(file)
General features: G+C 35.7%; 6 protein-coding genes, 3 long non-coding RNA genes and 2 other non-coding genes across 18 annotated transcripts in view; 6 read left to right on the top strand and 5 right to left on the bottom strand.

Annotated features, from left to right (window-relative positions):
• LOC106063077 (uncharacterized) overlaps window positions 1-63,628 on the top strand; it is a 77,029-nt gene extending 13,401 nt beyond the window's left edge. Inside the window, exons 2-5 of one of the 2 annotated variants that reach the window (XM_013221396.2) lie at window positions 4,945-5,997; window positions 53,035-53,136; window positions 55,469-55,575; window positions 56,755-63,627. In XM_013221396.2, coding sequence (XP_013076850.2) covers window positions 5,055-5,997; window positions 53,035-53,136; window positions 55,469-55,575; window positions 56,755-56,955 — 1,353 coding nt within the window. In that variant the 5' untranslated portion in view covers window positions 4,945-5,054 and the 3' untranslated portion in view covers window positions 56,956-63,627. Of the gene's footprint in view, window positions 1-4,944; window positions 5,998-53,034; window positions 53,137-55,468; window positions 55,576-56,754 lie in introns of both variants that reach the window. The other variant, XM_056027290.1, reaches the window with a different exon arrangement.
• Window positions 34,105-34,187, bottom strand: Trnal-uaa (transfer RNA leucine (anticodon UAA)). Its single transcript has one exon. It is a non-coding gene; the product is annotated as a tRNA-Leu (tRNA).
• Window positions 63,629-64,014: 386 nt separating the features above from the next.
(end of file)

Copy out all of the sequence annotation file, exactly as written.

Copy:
General features: G+C 35.7%; 6 protein-coding genes, 3 long non-coding RNA genes and 2 other non-coding genes across 18 annotated transcripts in view; 6 read left to right on the top strand and 5 right to left on the bottom strand.

Annotated features, from left to right (window-relative positions):
• LOC106063077 (uncharacterized) overlaps window positions 1-63,628 on the top strand; it is a 77,029-nt gene extending 13,401 nt beyond the window's left edge. Inside the window, exons 2-5 of one of the 2 annotated variants that reach the window (XM_013221396.2) lie at window positions 4,945-5,997; window positions 53,035-53,136; window positions 55,469-55,575; window positions 56,755-63,627. In XM_013221396.2, coding sequence (XP_013076850.2) covers window positions 5,055-5,997; window positions 53,035-53,136; window positions 55,469-55,575; window positions 56,755-56,955 — 1,353 coding nt within the window. In that variant the 5' untranslated portion in view covers window positions 4,945-5,054 and the 3' untranslated portion in view covers window positions 56,956-63,627. Of the gene's footprint in view, window positions 1-4,944; window positions 5,998-53,034; window positions 53,137-55,468; window positions 55,576-56,754 lie in introns of both variants that reach the window. The other variant, XM_056027290.1, reaches the window with a different exon arrangement.
• Window positions 34,105-34,187, bottom strand: Trnal-uaa (transfer RNA leucine (anticodon UAA)). Its single transcript has one exon. It is a non-coding gene; the product is annotated as a tRNA-Leu (tRNA).
• Window positions 63,629-64,014: 386 nt separating the features above from the next.